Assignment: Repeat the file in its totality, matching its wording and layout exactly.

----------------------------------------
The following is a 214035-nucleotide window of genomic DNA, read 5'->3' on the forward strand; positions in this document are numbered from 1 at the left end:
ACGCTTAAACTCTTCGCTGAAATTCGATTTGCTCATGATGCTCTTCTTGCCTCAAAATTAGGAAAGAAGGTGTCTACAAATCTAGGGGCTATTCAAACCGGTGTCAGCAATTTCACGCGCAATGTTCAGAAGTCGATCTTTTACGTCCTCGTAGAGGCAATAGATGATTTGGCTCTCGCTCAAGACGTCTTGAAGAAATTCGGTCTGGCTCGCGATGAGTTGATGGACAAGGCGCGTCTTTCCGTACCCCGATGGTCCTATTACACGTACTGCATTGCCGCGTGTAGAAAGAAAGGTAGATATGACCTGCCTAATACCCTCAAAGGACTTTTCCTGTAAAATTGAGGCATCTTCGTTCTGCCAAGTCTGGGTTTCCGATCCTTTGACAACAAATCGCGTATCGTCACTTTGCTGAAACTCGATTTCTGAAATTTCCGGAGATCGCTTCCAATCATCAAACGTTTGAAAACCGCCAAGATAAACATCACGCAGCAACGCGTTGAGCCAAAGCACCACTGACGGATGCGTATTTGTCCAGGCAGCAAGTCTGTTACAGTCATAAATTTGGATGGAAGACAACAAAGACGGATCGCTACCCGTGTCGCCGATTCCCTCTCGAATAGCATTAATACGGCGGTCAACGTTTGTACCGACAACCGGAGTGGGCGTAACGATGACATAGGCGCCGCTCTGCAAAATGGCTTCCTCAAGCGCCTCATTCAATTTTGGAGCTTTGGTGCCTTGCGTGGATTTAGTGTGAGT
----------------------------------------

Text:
The following is a 214035-nucleotide window of genomic DNA, read 5'->3' on the forward strand; positions in this document are numbered from 1 at the left end:
ACGCTTAAACTCTTCGCTGAAATTCGATTTGCTCATGATGCTCTTCTTGCCTCAAAATTAGGAAAGAAGGTGTCTACAAATCTAGGGGCTATTCAAACCGGTGTCAGCAATTTCACGCGCAATGTTCAGAAGTCGATCTTTTACGTCCTCGTAGAGGCAATAGATGATTTGGCTCTCGCTCAAGACGTCTTGAAGAAATTCGGTCTGGCTCGCGATGAGTTGATGGACAAGGCGCGTCTTTCCGTACCCCGATGGTCCTATTACACGTACTGCATTGCCGCGTGTAGAAAGAAAGGTAGATATGACCTGCCTAATACCCTCAAAGGACTTTTCCTGTAAAATTGAGGCATCTTCGTTCTGCCAAGTCTGGGTTTCCGATCCTTTGACAACAAATCGCGTATCGTCACTTTGCTGAAACTCGATTTCTGAAATTTCCGGAGATCGCTTCCAATCATCAAACGTTTGAAAACCGCCAAGATAAACATCACGCAGCAACGCGTTGAGCCAAAGCACCACTGACGGATGCGTATTTGTCCAGGCAGCAAGTCTGTTACAGTCATAAATTTGGATGGAAGACAACAAAGACGGATCGCTACCCGTGTCGCCGATTCCCTCTCGAATAGCATTAATACGGCGGTCAACGTTTGTACCGACAACCGGAGTGGGCGTAACGATGACATAGGCGCCGCTCTGCAAAATGGCTTCCTCAAGCGCCTCATTCAATTTTGGAGCTTTGGTGCCTTGCGTGGATTTAGTGTGAGT